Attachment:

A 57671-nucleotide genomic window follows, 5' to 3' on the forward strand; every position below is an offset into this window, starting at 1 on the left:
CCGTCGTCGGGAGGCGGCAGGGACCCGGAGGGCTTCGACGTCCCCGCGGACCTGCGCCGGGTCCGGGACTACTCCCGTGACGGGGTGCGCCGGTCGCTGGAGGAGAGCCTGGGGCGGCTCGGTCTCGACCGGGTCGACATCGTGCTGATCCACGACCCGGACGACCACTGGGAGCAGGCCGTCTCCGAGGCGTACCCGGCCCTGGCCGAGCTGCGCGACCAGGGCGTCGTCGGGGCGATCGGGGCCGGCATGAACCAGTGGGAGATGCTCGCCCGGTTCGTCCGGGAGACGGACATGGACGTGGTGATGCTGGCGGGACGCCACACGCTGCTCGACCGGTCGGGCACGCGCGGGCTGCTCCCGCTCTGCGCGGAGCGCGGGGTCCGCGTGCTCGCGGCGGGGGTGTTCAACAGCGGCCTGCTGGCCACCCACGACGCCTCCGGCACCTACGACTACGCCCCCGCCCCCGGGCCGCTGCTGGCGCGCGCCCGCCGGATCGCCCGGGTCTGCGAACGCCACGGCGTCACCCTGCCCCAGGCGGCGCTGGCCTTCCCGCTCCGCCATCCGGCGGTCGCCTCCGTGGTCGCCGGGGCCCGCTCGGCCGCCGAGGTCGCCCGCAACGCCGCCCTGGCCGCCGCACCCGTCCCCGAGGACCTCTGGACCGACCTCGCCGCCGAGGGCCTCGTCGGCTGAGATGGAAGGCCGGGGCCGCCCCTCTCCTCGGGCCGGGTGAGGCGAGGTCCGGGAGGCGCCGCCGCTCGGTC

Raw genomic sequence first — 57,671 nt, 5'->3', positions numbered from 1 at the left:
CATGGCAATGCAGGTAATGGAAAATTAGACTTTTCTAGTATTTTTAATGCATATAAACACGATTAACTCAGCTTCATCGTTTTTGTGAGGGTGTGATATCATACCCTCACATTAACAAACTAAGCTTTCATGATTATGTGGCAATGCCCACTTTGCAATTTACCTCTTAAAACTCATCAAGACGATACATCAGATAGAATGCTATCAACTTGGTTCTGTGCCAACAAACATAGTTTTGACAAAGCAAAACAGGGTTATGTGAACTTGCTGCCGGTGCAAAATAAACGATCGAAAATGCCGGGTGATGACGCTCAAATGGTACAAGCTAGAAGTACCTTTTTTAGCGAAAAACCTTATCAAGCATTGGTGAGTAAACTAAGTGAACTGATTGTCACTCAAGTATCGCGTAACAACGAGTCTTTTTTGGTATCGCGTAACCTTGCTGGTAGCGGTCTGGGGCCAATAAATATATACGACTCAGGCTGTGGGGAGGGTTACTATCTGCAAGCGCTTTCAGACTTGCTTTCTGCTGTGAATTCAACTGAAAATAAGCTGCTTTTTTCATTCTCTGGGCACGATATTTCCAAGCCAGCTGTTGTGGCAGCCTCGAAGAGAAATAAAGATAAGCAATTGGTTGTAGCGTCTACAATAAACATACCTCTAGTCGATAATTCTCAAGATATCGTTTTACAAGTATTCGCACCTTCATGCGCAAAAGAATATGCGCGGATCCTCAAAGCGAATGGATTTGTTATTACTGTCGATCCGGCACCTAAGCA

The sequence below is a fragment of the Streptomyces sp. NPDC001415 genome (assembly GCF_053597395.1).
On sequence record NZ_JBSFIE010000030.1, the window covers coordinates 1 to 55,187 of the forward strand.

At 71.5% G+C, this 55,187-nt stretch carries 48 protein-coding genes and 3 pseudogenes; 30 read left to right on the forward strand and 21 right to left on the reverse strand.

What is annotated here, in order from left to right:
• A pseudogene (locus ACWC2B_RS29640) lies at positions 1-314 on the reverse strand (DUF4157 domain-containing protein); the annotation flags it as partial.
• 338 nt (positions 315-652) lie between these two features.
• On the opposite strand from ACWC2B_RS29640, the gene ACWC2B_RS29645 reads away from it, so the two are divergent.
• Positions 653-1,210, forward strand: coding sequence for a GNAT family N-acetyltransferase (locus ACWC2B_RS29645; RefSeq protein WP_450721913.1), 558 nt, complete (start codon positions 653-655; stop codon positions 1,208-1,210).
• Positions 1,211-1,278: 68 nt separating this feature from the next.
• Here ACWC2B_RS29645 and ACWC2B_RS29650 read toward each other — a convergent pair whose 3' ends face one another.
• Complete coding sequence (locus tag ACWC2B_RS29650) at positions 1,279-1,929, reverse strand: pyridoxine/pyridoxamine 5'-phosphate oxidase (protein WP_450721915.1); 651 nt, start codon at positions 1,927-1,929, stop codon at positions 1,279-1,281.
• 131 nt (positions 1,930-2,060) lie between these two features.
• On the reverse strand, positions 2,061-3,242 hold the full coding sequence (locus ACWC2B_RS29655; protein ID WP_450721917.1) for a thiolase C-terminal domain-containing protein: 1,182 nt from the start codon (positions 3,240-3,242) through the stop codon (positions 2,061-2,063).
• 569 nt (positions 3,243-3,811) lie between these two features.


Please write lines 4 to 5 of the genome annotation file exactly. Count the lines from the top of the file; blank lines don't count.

CATGGCAATGCAGGTAATGGAAAATTAGACTTTTCTAGTATTTTTAATGCATATAAACACGATTAACTCAGCTTCATCGTTTTTGTGAGGGTGTGATATCATACCCTCACATTAACAAACTAAGCTTTCATGATTATGTGGCAATGCCCACTTTGCAATTTACCTCTTAAAACTCATCAAGACGATACATCAGATAGAATGCTATCAACTTGGTTCTGTGCCAACAAACATAGTTTTGACAAAGCAAAACAGGGTTATGTGAACTTGCTGCCGGTGCAAAATAAACGATCGAAAATGCCGGGTGATGACGCTCAAATGGTACAAGCTAGAAGTACCTTTTTTAGCGAAAAACCTTATCAAGCATTGGTGAGTAAACTAAGTGAACTGATTGTCACTCAAGTATCGCGTAACAACGAGTCTTTTTTGGTATCGCGTAACCTTGCTGGTAGCGGTCTGGGGCCAATAAATATATACGACTCAGGCTGTGGGGAGGGTTACTATCTGCAAGCGCTTTCAGACTTGCTTTCTGCTGTGAATTCAACTGAAAATAAGCTGCTTTTTTCATTCTCTGGGCACGATATTTCCAAGCCAGCTGTTGTGGCAGCCTCGAAGAGAAATAAAGATAAGCAATTGGTTGTAGCGTCTACAATAAACATACCTCTAGTCGATAATTCTCAAGATATCGTTTTACAAGTATTCGCACCTTCATGCGCAAAAGAATATGCGCGGATCCTCAAAGCGAATGGATTTGTTATTACTGTCGATCCGGCACCTAAGCA

The sequence below is a fragment of the Streptomyces sp. NPDC001415 genome (assembly GCF_053597395.1).